The aftershock of last year’s big shake-up
Weight: 240 lb (without fuel) MSRP: $9199.
Honda rattled the MX world last year with an all-new
CRF450R. It had a completely redesigned motor with a
downdraft intake, a coil-spring Showa fork and a different way of looking at motorcycle design. Clearly, though,
there were factions within Honda that felt the job wasn’t
finished. So, one year later, the bike gets electric start and
a completely new electrical system. The kick-start lever
is gone, although the mount in the case is still there as a
reminder of the short-lived 2017 model. A high-tech lithium battery replaces the capacitor that formerly brought
life to the EFI system, and Honda made other changes to
the power delivery and suspension to effectively make the
2018 model a major reboot in its own right.
The Honda motor is a brute. It’s the most powerful-feel-ing bike in the comparison, at least from the perspective
of pure rider feedback. The motor has a very free feel and
responds from the first twist of the throttle. It also revs forever, so you can ride many motocross tracks without using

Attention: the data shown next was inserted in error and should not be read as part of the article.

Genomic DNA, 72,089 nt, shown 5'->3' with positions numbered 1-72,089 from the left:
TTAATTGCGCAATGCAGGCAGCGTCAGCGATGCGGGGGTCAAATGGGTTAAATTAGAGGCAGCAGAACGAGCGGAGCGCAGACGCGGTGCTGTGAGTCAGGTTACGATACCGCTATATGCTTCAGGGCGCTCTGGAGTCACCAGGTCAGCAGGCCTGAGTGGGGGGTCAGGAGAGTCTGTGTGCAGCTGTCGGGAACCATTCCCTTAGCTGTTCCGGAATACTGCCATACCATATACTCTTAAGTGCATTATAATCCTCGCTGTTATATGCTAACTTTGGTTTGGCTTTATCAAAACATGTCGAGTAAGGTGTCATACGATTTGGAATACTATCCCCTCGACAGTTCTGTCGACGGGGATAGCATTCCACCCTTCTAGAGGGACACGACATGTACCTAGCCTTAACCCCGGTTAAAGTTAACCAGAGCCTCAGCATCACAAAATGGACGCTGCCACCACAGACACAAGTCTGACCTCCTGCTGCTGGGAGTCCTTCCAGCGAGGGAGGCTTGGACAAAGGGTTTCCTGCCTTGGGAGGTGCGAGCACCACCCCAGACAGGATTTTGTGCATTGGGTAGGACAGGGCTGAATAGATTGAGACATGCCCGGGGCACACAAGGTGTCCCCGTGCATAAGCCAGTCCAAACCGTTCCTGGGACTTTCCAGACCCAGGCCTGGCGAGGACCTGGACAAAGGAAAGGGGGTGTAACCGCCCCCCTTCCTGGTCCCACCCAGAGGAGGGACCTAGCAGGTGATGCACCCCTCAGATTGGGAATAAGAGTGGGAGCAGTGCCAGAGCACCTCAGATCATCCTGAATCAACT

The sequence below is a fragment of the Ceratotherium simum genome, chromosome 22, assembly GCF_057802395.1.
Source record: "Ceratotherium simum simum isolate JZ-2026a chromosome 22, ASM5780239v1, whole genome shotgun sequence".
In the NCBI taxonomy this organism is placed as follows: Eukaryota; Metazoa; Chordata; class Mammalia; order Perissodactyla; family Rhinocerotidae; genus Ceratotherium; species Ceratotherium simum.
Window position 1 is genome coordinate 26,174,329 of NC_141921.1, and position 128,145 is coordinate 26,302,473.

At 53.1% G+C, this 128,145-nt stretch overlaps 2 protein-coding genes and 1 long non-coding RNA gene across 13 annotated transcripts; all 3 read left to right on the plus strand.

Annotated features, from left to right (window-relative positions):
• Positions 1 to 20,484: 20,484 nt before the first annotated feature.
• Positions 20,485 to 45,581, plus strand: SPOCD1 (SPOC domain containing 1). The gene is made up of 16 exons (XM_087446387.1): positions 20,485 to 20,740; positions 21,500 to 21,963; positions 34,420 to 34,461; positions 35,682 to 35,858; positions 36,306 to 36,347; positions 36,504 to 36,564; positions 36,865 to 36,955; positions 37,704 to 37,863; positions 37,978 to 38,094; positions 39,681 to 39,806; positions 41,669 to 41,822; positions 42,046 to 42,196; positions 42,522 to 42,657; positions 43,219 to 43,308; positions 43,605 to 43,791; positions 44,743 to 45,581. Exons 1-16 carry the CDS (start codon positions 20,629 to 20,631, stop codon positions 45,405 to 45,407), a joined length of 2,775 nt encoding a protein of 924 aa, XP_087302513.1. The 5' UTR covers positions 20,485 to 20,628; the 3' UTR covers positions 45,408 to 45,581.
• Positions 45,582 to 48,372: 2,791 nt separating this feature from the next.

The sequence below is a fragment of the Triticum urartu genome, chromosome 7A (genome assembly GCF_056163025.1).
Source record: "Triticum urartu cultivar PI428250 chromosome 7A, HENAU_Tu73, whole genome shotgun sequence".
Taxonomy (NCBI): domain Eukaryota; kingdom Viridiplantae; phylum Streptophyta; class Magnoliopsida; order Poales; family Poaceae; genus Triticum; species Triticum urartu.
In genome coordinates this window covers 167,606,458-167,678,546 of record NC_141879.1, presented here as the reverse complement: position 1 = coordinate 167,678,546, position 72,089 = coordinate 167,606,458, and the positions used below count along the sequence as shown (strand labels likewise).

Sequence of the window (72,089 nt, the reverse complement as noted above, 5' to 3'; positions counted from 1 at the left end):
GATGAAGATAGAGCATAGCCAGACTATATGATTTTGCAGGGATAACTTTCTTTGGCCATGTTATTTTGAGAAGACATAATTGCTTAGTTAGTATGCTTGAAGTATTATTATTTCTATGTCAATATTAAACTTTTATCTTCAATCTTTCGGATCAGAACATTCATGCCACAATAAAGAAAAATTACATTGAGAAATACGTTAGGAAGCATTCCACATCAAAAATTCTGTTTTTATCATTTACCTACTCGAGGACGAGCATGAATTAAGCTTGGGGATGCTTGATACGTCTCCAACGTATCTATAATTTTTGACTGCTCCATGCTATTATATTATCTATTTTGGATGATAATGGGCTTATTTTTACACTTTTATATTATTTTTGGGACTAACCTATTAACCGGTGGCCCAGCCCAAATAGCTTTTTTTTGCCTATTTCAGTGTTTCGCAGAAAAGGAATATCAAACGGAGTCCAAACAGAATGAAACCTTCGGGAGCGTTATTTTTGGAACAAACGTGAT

more than two gears. If the power is too aggressive for
some tracks, Honda’s map switch gives you an effective
way to alter the delivery. The Honda also corners very well.
We wouldn’t really say it feels light, but we would say it
steers light. Overall manners are excellent. The suspension
can be excellent but requires some setup time. The bike
responds well to changes in fork height from track to track.
It’s a package that only gets better as you push it harder.
Oh, yeah, it has electric start.
With e-start, the Honda gained weight this year. It’s now
tied for heaviest of the group, which compromises the
bike’s biggest asset from last year—its nimble handling. It
still handles well, but it was good at disguising its weight
before; now, there’s no hiding it. The bike has always been
a little twitchy and busy, and that hasn’t gotten any better.
The clutch remains weak, fragile and stiff without a good
feel. The handlebar is undersized.
Most pros love the Honda. It’s fast, aggressive and a
little bit hyperactive. It’s the kind of bike that keeps you
on your toes and appeals to riders who want to throw it
into turns hard and have the strength to make it behave.
Novices might have a harder time keeping it under control.